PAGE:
Recently I mentioned workplace violence and the need to address that issue within the business. Another type of workplace violence on the rise over the last few years is that of the Active Shooter, which is typically, but not always a disgruntled employee, customer, student or even an acquaintance of a current or former employee.
First, what exactly is an Active Shooter? The Department of Homeland Security defines an Active Shooter as: an individual actively engaged in killing or attempting to kill people in a confined and populated area; in most cases, active shooters use firearms and there is no pattern or method to their selection of victims.
Before continuing on we need to clear up some misconceptions about active shooter scenarios and situations. First, it is not a new phenomenon. Active shooter incidents have been occurring for many years, and in the United States as far back as August 1, 1968 at the University of Texas in which 14 people were killed. I am excluding other events, and acts of violence to focus solely on active shooter type events.
Second, if we include Europe, the events go back to June 20, 1913 to an event known as the Bremen school shooting, in Bremen, Germany and in Canada as far back as October 10, 1902 in an incident known as the Altona schoolhouse shooting. So, contrary to popular notion these events are not exclusive to the United States.
Third, not all of these events occur at schools, but schools in particular have had quite a history of active shooter incidents and have security vulnerabilities that are likely to make them targets of future incidents.
What is the intention of the active shooter? The active shooter is often acting out of frustration and rage. They usually see their act as attempting to correct some event they perceive as a wrong that has been committed against them. The active shooter has a desire to kill and usually is not concerned with their own life, safety, or threat of capture. Active shooters will also usually have intended victims and will search them out. Active shooter will accept targets of opportunity while searching for or even after finding their intended victims.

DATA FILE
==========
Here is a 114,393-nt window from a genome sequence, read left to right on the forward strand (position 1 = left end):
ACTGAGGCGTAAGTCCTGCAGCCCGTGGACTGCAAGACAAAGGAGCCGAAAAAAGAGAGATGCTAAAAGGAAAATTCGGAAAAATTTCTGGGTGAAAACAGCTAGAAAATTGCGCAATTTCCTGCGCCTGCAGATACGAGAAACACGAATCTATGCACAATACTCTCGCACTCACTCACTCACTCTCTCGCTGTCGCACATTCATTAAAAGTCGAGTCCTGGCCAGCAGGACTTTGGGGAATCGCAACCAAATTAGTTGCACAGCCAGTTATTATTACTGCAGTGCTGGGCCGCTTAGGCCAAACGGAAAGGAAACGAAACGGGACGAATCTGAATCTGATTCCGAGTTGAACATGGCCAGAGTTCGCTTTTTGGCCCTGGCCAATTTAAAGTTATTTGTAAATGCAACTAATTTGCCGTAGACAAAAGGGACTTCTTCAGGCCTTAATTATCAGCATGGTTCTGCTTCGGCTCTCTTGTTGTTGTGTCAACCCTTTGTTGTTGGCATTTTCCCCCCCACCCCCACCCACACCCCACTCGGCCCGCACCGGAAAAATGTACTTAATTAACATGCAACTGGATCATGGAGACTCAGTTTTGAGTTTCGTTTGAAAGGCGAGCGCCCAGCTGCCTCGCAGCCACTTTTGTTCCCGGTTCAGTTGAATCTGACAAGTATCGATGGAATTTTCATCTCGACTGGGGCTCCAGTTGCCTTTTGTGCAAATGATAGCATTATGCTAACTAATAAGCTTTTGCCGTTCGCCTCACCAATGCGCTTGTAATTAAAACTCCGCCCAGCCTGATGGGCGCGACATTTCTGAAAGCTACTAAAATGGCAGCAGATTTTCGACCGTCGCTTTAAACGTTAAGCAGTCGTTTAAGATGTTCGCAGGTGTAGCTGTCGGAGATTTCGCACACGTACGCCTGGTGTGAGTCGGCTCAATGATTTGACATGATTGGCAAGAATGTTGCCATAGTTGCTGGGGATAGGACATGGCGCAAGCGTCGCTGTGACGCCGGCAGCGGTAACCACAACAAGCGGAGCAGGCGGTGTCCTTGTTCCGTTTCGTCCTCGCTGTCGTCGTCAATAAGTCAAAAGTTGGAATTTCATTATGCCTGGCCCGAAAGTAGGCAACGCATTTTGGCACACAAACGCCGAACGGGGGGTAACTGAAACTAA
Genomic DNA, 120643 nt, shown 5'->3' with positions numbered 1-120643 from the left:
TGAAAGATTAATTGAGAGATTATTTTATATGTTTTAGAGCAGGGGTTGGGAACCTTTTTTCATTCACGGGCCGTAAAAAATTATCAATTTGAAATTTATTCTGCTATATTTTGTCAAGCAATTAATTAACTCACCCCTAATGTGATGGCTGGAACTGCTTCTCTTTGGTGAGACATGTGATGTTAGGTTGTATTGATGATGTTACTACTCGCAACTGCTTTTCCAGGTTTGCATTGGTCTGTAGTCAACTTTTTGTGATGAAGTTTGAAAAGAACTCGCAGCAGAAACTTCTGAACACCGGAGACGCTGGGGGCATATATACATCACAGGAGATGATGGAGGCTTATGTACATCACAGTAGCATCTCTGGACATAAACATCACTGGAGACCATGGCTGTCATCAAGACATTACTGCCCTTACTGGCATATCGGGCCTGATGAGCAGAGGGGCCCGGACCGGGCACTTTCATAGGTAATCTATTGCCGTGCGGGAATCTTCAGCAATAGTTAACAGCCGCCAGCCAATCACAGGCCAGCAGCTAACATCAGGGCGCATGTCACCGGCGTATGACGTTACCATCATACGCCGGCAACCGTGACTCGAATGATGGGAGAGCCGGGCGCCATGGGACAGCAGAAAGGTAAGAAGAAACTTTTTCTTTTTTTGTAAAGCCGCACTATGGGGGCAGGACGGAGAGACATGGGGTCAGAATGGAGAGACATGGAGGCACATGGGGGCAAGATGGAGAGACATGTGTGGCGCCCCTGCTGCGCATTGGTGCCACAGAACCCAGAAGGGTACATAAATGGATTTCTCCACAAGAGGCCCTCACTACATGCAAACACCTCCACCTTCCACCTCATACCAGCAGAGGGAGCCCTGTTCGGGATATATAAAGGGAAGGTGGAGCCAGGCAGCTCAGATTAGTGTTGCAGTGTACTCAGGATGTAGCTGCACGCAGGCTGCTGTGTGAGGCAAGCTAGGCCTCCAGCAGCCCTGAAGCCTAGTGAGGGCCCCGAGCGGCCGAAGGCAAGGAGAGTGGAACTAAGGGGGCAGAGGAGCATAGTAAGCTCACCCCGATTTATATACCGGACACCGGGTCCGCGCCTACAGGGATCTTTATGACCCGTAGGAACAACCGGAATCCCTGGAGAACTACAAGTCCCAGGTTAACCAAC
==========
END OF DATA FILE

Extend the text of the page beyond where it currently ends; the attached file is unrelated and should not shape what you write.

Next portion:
Another thing to know about active shooters is that the active shooter will often move throughout a building or area until either stopped by law enforcement, they commit suicide, or are stopped by other intervention.
The active shooter situation is highly unpredictable and events involving active shooters unfold very quickly often ending within 10 to 15 minutes. This is typically before law enforcement arrives on scene. It is for these reasons that every business and school should be prepared to confront this issue and make it part of their planning process.
It is something most planners and law enforcement officials dread. The active shooter scenario is by many accounts difficult to plan for and often impossible to predict, especially the who, and when. But it is possible to prepare and train for it and even mitigate some of the potential of it occurring if done properly. Another step in preventing this scenario is dealing with work place violence and threats of violence appropriately from the onset as discussed in a previous article: .
What are some other things you can do to deter this event from taking place at your school or business?
- Have an active and highly visible security force and ensure they are trained and equipped to deal with such an event.
- Having both concealed and visible security cameras can also act as a deterrent.
- Have an electronic security system with electronic ID access for employees.
- Have all visitors, contractors, and guests to your facility sign in.
- Train employees to recognize trouble or potential issues early.
- Make counseling services available to those who need it.
- Have a notification and alerting system, along with procedures for its use during an active shooter situation.
- Post evacuation routes in hallways and near exits which are also removable so emergency response personnel can utilize them.
- Include your local law enforcement and other emergency response personnel in your active shooter training exercises.
- Create a respectful workplace.